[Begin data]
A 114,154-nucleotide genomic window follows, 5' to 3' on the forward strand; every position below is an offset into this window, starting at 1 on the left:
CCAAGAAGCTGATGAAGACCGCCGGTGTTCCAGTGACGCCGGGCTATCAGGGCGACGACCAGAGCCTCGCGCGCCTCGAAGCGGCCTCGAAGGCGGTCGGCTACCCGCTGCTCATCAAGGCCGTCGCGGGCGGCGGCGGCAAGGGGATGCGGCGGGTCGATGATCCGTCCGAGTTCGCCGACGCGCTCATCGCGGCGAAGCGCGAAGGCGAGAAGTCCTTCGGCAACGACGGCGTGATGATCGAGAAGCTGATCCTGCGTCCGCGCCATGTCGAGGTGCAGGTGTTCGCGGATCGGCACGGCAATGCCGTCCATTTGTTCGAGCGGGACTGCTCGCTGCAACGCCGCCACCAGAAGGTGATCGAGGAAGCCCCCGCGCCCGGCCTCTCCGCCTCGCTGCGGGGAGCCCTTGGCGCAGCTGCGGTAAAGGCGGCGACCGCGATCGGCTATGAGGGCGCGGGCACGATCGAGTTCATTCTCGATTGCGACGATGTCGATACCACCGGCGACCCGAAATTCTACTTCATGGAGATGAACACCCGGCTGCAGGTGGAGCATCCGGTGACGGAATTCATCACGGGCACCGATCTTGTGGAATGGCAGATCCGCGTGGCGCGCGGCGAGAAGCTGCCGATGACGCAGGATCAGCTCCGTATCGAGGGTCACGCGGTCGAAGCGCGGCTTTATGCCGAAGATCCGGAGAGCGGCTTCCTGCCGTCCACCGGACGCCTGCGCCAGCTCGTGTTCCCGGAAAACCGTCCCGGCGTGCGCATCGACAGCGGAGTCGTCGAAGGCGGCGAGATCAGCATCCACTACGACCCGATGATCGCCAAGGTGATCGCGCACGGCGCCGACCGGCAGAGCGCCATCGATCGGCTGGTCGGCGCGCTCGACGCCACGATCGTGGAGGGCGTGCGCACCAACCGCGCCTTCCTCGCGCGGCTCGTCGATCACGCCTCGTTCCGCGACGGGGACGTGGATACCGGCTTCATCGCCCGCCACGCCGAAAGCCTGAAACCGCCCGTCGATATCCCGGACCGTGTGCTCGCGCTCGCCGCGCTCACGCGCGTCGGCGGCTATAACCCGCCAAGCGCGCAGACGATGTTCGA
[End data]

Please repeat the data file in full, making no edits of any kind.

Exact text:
A 114,154-nucleotide genomic window follows, 5' to 3' on the forward strand; every position below is an offset into this window, starting at 1 on the left:
CCAAGAAGCTGATGAAGACCGCCGGTGTTCCAGTGACGCCGGGCTATCAGGGCGACGACCAGAGCCTCGCGCGCCTCGAAGCGGCCTCGAAGGCGGTCGGCTACCCGCTGCTCATCAAGGCCGTCGCGGGCGGCGGCGGCAAGGGGATGCGGCGGGTCGATGATCCGTCCGAGTTCGCCGACGCGCTCATCGCGGCGAAGCGCGAAGGCGAGAAGTCCTTCGGCAACGACGGCGTGATGATCGAGAAGCTGATCCTGCGTCCGCGCCATGTCGAGGTGCAGGTGTTCGCGGATCGGCACGGCAATGCCGTCCATTTGTTCGAGCGGGACTGCTCGCTGCAACGCCGCCACCAGAAGGTGATCGAGGAAGCCCCCGCGCCCGGCCTCTCCGCCTCGCTGCGGGGAGCCCTTGGCGCAGCTGCGGTAAAGGCGGCGACCGCGATCGGCTATGAGGGCGCGGGCACGATCGAGTTCATTCTCGATTGCGACGATGTCGATACCACCGGCGACCCGAAATTCTACTTCATGGAGATGAACACCCGGCTGCAGGTGGAGCATCCGGTGACGGAATTCATCACGGGCACCGATCTTGTGGAATGGCAGATCCGCGTGGCGCGCGGCGAGAAGCTGCCGATGACGCAGGATCAGCTCCGTATCGAGGGTCACGCGGTCGAAGCGCGGCTTTATGCCGAAGATCCGGAGAGCGGCTTCCTGCCGTCCACCGGACGCCTGCGCCAGCTCGTGTTCCCGGAAAACCGTCCCGGCGTGCGCATCGACAGCGGAGTCGTCGAAGGCGGCGAGATCAGCATCCACTACGACCCGATGATCGCCAAGGTGATCGCGCACGGCGCCGACCGGCAGAGCGCCATCGATCGGCTGGTCGGCGCGCTCGACGCCACGATCGTGGAGGGCGTGCGCACCAACCGCGCCTTCCTCGCGCGGCTCGTCGATCACGCCTCGTTCCGCGACGGGGACGTGGATACCGGCTTCATCGCCCGCCACGCCGAAAGCCTGAAACCGCCCGTCGATATCCCGGACCGTGTGCTCGCGCTCGCCGCGCTCACGCGCGTCGGCGGCTATAACCCGCCAAGCGCGCAGACGATGTTCGA